Fourth Amendment of the U.S. Constitution
“The right of the people to be secure in their persons, houses, papers, and effects, against unreasonable searches and seizures, shall not be violated, and no warrants shall issue, but upon probable cause, supported by oath or affirmation, and particularly describing the place to be searched, and the persons or things to be seized.”
Here is a disclaimer that might be necessary because of people who want to pick at every word I write to falsely accuse me of practicing law or trying to be a lawyer. What follows regarding the constitution and state rights are things that I learned in my senior year of high school. My freshman year college political science class and junior college class in business law also play significant roles in what I learned and retained about courts and the law. So there!
When I heard about Alex Wubbels, the nurse in Utah who was taken into custody for refusing to allow a blood draw on an unconscious patient, it was as if I was taken back into time. Not only was I taken back in time to remember those political science, social studies and business law classes, but also because I thought the controversy over blood draws and hospitals had been resolved years ago.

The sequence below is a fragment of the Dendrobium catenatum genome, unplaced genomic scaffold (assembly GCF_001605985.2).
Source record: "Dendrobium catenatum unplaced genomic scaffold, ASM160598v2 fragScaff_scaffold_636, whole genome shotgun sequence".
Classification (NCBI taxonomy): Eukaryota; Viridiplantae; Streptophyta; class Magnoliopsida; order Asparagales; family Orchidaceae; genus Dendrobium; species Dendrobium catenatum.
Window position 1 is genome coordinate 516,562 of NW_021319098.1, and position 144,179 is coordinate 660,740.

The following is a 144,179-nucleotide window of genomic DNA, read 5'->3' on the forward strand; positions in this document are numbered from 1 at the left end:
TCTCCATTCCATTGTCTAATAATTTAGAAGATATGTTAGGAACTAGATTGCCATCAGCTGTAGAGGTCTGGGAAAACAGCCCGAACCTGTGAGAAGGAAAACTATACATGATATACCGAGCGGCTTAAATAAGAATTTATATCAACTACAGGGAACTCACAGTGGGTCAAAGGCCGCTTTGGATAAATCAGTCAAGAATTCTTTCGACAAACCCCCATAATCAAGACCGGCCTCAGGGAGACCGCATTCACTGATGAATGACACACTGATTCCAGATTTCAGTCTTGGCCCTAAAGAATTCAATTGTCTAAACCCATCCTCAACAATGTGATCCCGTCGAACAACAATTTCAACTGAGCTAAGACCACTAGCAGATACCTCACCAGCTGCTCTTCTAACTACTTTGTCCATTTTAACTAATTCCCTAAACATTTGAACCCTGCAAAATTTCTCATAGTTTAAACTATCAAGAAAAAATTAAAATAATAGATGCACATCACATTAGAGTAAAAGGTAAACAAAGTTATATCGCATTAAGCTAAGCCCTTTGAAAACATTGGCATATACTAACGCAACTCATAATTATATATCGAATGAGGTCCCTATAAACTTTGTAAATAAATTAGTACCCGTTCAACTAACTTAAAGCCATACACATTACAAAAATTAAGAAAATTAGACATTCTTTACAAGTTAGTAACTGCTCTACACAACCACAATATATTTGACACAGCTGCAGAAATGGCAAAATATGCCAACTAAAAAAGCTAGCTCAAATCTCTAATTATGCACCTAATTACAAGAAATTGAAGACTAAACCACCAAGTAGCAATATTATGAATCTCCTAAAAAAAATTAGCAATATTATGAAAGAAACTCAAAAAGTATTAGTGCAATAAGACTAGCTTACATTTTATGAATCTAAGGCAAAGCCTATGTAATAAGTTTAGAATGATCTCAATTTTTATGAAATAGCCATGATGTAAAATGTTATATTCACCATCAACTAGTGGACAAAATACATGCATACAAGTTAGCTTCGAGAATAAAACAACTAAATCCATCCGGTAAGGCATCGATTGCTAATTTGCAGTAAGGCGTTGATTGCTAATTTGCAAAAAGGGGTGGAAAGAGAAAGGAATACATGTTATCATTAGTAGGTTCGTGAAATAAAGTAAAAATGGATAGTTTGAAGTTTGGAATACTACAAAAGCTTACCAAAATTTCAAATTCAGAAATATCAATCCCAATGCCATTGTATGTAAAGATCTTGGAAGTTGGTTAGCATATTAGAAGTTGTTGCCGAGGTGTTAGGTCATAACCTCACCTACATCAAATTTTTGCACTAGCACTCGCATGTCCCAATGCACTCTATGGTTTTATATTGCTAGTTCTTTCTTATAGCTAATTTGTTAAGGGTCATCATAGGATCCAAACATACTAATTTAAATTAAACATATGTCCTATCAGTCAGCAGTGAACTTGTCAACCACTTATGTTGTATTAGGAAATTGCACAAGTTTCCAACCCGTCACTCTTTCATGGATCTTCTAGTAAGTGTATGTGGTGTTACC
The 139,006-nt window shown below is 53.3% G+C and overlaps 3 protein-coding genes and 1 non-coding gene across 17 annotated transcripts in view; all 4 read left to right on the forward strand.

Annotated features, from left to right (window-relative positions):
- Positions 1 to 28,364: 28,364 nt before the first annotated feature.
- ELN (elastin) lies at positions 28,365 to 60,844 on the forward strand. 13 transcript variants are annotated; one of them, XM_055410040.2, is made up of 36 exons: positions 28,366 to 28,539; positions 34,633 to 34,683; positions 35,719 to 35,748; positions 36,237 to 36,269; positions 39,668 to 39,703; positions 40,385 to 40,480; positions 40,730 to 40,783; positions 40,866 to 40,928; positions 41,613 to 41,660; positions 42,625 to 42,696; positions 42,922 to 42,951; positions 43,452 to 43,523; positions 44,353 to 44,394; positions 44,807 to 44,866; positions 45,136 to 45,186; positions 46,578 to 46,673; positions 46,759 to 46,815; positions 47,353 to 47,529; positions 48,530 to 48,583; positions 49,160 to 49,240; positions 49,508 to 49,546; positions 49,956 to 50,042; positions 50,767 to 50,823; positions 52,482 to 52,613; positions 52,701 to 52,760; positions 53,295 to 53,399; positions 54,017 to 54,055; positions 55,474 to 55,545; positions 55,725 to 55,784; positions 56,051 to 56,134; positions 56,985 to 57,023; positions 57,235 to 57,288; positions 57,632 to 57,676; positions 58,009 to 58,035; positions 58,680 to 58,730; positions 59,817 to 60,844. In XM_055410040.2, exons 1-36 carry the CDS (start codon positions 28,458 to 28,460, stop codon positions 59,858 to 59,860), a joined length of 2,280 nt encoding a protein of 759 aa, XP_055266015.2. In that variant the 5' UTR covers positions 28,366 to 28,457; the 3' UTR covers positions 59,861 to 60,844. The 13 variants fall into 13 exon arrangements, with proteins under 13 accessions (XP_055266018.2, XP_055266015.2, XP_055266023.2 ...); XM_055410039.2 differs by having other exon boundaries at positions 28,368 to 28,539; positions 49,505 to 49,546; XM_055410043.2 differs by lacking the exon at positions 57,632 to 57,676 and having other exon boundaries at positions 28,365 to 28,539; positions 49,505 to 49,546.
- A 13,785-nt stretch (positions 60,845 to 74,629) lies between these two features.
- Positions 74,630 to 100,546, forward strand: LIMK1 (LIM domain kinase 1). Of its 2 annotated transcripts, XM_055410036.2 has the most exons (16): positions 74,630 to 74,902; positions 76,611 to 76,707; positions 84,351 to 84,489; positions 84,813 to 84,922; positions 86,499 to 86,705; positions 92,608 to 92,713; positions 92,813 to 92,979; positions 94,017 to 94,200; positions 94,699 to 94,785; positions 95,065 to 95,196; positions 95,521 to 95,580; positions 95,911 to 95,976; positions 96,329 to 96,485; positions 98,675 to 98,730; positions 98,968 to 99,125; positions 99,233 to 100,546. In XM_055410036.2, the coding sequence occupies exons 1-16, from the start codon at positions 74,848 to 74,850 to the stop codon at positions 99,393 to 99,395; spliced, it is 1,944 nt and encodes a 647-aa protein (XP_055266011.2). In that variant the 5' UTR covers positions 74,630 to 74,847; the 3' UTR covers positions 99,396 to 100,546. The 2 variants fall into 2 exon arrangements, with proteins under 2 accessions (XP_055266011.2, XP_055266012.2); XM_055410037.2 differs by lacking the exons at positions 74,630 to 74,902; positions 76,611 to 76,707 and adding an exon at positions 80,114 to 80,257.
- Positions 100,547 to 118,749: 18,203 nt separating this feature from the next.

When reading the opinions of some others, I wonder if the books assigned to classes or even the teachers or professors fully addressed that the issue in America’s Civil War was over the rights of the states? That war was to decide whether the federal government had political power to regulate or abolish slavery within individual states. The federal government did abolish slavery in the land, and also gave states the right to legislate their own laws as long as those laws do not violate the U.S. Constitution.
When the Supreme Court of the United States decides to hear cases involving state laws, they decide them based on the U.S. Constitution. Read the rest of this entry
Rockford, Illinois has an airport.
It’s one of those airports where planes fly people for vacations, such as Apple vacations. In other words, you can’t book a flight to New York or Texas or Atlanta to visit with family, attend funerals — stuff like that.
The airport used to have an air show each year. The last air show was in 2015.
My son, who served in the United States Air Force, loves jets. At the age of 6, he sat in a pilot’s seat and fell in love. He probably loves a bicycle if it could fly. When he was home in 2010, we attended the Air Show.
The event is one where you bring your own camping chair. That is pretty common in Rockford. Our entire family has folding camping chairs with their own carrying bags that you can sling over your shoulder. We used to take them to On the Waterfront, a musical, eating event, but that too was cancelled after 2012.
Rockford organizers of events seem to be out of touch with the interests of its citizens. For example, I remember attending On The Waterfront one year. The Spinners performed, and a man swaying and clapping next to me, who was dressed in overalls and a plaid shirt said, “Why can’t we hear more music like this around here?”
The next night, The Vanilla Fudge performed, and a woman doing the dance “the jerk” said it was the best $8 concert she ever attended. (I was doing the Boogaloo.)